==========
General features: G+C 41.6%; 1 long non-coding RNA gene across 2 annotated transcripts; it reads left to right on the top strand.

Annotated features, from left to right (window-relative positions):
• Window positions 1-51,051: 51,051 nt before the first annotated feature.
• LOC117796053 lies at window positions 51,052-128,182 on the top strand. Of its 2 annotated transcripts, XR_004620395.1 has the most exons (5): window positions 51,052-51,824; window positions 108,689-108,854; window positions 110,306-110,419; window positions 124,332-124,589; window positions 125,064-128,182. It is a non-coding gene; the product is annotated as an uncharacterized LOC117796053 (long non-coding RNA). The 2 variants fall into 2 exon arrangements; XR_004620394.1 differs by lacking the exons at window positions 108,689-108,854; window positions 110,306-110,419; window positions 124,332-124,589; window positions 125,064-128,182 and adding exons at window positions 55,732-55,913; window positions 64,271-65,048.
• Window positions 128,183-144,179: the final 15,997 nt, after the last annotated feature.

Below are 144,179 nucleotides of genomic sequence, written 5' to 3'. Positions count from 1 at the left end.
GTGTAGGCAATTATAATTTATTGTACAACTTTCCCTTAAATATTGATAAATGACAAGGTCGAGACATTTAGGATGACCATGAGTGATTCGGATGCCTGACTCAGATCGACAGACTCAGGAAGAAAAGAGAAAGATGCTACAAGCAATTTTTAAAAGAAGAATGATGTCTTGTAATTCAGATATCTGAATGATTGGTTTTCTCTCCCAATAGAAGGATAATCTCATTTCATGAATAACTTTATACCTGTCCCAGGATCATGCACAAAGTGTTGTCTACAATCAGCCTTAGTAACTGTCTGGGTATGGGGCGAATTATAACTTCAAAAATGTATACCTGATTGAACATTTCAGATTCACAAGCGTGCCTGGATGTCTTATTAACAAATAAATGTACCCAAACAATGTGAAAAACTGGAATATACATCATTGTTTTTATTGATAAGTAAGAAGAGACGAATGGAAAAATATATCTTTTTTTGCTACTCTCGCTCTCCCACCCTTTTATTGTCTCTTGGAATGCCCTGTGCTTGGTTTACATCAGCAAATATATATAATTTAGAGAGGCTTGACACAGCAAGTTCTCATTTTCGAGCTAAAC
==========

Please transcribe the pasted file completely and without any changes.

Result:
General features: G+C 41.6%; 1 long non-coding RNA gene across 2 annotated transcripts; it reads left to right on the top strand.

Annotated features, from left to right (window-relative positions):
• Window positions 1-51,051: 51,051 nt before the first annotated feature.
• LOC117796053 lies at window positions 51,052-128,182 on the top strand. Of its 2 annotated transcripts, XR_004620395.1 has the most exons (5): window positions 51,052-51,824; window positions 108,689-108,854; window positions 110,306-110,419; window positions 124,332-124,589; window positions 125,064-128,182. It is a non-coding gene; the product is annotated as an uncharacterized LOC117796053 (long non-coding RNA). The 2 variants fall into 2 exon arrangements; XR_004620394.1 differs by lacking the exons at window positions 108,689-108,854; window positions 110,306-110,419; window positions 124,332-124,589; window positions 125,064-128,182 and adding exons at window positions 55,732-55,913; window positions 64,271-65,048.
• Window positions 128,183-144,179: the final 15,997 nt, after the last annotated feature.

Below are 144,179 nucleotides of genomic sequence, written 5' to 3'. Positions count from 1 at the left end.
GTGTAGGCAATTATAATTTATTGTACAACTTTCCCTTAAATATTGATAAATGACAAGGTCGAGACATTTAGGATGACCATGAGTGATTCGGATGCCTGACTCAGATCGACAGACTCAGGAAGAAAAGAGAAAGATGCTACAAGCAATTTTTAAAAGAAGAATGATGTCTTGTAATTCAGATATCTGAATGATTGGTTTTCTCTCCCAATAGAAGGATAATCTCATTTCATGAATAACTTTATACCTGTCCCAGGATCATGCACAAAGTGTTGTCTACAATCAGCCTTAGTAACTGTCTGGGTATGGGGCGAATTATAACTTCAAAAATGTATACCTGATTGAACATTTCAGATTCACAAGCGTGCCTGGATGTCTTATTAACAAATAAATGTACCCAAACAATGTGAAAAACTGGAATATACATCATTGTTTTTATTGATAAGTAAGAAGAGACGAATGGAAAAATATATCTTTTTTTGCTACTCTCGCTCTCCCACCCTTTTATTGTCTCTTGGAATGCCCTGTGCTTGGTTTACATCAGCAAATATATATAATTTAGAGAGGCTTGACACAGCAAGTTCTCATTTTCGAGCTAAAC